Standing in the paddock, I see that a line of trees hides shadows along a creek, inviting exploration. There is a stand of trees on a far hill, which rises and disappears.

The house nestles into the eastern side of the hill we'd climbed in the vehicle the day before. A breeze touches my cheek as I look to the west where the ocean stretches to the horizon. I breathe in the salty smell of the sea. Separated from the farm by a kilometre of sand dunes, wind-pruned trees and swamps, the beach and its rocky outcrops beckon.

I become aware of a low rumbling sound in the distance. Two horses gallop over the crest of a hill. Here are Big Mick and Pinto, black and white stock horses agisted on Top Farm by Johnny and Colin Casey, who have a weekend shack at Granville Harbour.

I reach out and let Big Mick smell my hand but when I raise my arm to pat him, he snorts and tosses his head. Some days later I make the mistake of riding Big Mick, or trying to. As soon as I am seated on his back, this part-Clydesdale horse gallops off with his head lowered. The wind whips my face as we tear up the hill behind the house then fly down the other side. Holding my breath and tensing every muscle, I pull back as hard as I can on the reins but Big Mick ignores my command. He speeds along as though his tail is on fire. Near the dam he veers around in a tight circle and races back to the shed where he stops so abruptly I fall off. Unhurt but shaking with terror and relief, I lean against the wall of the shed until my body calms down.


WHILE PETER AND our part-time partner, Bob Schulz, repair fences, slash brackenfern and drive the tractor around the paddocks followed by a faint white cloud of fertiliser, I explore. Much of the pasture has been claimed by regrowth vegetation: bracken, dogwood, teatree, blackwood and fireweed. I peer along game trails in thickets of brackenfern, imagining devils, wombats and pademelons moving through these tunnels at night. I watch skylarks skimming over tussocks of grass. I startle native hens which bolt to the nearest vegetation, tails jerking up and down.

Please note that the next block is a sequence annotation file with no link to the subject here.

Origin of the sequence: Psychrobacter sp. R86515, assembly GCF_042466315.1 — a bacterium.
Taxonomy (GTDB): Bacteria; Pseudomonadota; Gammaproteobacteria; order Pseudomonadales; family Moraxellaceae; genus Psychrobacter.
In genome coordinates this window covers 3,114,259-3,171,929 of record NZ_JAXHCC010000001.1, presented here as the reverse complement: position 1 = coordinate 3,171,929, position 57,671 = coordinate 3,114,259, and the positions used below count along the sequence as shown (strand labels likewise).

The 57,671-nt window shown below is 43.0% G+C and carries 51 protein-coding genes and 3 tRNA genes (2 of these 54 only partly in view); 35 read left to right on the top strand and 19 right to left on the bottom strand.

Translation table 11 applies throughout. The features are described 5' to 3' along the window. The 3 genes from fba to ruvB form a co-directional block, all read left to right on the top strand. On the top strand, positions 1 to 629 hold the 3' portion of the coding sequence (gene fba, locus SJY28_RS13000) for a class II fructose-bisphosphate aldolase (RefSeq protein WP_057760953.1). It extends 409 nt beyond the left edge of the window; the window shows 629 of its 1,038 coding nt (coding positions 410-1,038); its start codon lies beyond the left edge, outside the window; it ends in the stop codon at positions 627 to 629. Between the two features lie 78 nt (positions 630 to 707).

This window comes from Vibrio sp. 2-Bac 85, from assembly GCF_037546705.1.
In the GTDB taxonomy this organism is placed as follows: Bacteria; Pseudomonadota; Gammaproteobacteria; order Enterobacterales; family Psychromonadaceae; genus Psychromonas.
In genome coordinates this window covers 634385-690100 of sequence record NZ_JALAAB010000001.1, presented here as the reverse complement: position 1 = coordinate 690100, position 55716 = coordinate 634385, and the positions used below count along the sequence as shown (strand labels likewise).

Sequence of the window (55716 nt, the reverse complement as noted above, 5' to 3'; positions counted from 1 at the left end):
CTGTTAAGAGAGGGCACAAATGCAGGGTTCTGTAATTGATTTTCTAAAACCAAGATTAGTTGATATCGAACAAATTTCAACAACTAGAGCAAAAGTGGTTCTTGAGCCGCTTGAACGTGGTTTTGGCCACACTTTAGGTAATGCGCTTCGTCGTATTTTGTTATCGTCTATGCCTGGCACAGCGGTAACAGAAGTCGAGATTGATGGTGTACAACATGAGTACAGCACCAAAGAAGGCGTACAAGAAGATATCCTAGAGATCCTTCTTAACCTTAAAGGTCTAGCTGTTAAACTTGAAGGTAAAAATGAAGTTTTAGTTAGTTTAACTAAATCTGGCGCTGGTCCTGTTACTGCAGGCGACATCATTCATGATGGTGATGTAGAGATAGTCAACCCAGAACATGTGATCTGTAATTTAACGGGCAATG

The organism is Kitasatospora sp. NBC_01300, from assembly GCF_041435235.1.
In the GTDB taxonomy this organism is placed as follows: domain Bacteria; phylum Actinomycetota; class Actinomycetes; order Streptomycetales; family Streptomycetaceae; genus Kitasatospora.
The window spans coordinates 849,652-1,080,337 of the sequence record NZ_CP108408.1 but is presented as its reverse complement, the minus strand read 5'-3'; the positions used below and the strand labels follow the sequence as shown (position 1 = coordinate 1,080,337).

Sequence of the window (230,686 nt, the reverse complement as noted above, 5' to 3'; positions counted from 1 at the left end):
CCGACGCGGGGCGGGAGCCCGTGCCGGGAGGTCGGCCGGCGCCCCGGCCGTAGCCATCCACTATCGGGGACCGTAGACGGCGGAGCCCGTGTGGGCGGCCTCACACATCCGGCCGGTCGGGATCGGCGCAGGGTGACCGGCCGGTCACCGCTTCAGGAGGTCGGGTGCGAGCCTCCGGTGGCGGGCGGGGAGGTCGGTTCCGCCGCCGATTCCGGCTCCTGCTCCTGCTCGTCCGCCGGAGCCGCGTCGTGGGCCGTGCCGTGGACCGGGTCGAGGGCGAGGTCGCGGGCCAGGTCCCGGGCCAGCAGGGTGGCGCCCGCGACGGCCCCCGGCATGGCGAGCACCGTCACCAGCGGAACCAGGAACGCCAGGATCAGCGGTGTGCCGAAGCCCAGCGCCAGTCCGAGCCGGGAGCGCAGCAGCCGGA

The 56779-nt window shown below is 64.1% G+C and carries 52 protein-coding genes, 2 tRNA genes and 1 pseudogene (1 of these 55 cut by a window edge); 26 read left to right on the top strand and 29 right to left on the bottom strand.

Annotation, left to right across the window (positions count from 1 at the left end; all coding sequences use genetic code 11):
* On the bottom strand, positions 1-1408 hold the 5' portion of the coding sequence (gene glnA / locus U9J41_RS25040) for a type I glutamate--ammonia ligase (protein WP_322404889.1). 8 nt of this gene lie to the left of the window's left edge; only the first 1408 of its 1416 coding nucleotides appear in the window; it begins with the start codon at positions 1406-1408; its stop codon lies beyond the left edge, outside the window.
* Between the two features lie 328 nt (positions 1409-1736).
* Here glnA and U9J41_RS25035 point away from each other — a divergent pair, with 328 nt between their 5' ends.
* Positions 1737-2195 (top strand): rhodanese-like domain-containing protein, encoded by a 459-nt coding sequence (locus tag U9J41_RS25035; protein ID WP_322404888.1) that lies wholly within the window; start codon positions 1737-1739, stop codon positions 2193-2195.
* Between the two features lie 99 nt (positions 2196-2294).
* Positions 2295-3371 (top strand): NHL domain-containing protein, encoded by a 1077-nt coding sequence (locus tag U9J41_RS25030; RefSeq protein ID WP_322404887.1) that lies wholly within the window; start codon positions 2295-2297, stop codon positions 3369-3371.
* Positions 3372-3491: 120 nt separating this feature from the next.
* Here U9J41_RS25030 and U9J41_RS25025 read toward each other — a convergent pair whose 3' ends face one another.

I step into the hush of the rainforest bordering the pasture and breathe in the fragrance of sassafras, myrtle and blackwood trees. I see moss-covered logs and colourful fungi. Giant tree-ferns grow out of the tops of slender peat-like stumps. I run my finger over the glossy leaf of a native laurel.

As an only child I am accustomed to solitude and embrace the hours I spend alone each day. I become hooked on gardening when my pea seeds burst out of the chocolate soil. I tame currawongs with pieces of meat but wish I hadn't when one flies into the house and flaps around my head in the kitchen, now in the closed-in veranda. I read books about the west coast and write articles for a Burnie newspaper. Peter and I are thrilled when a wombat visits us nightly to feed on the lush grass in the house yard that's fenced off from the stock. We focus torchlight on our visitor and learn that female wombats' pouches face backwards, for we see a tiny face peeping out at us. I fashion 'still life' scenes out of treasures I find on Four Mile Beach but I never master the craft of crochet, despite having taken a how-to book, a crochet hook and cotton to Top Farm.

I try to bake bread. A friend gives me a recipe and tells me I can't go wrong but I prove otherwise. My first effort is so dense even Big Mick and Pinto refuse it. The second is so hard I need a chainsaw to cut it. My third attempt rises so much while cooking that it hits the roof of the oven. Big Mick eats this one but Pinto, who is fussier, spits it out. Oh, to be judged thus by a horse.


WE STOCK THE property with cattle. Peter and Bob attend sales in Burnie and purchase Hereford heifers, Shorthorn cows in calf, and two Hereford bulls. Our aim is to build up a herd of high-quality cows whose heifers will join the breeding herd and whose male calves will be castrated and, in time, sold as prime beef. The animals are trucked to Granville Harbour, offloaded there and walked to Top Farm.

I watch the cattle as they reach the sweet grass of Top Farm. They kick their heels and gambol over the paddocks. Several animals walk towards me, eyes alert and tails swinging. One cow comes closer. Lifting her nose to me, she looks at me with deep, dark eyes. Her eyes are like mulled wine and I stare into their depths and in that moment I fall in love with cows. There is wisdom in those eyes and knowledge of the seasons and of rearing youngsters. I am being fanciful, yet I cannot look away. The beast swings her head to one side, her eyes never leaving my face. She steps closer and extends her head. I see the wet rubber of her nose but as I lift my hand she jumps backwards, crashing her hooves on the ground.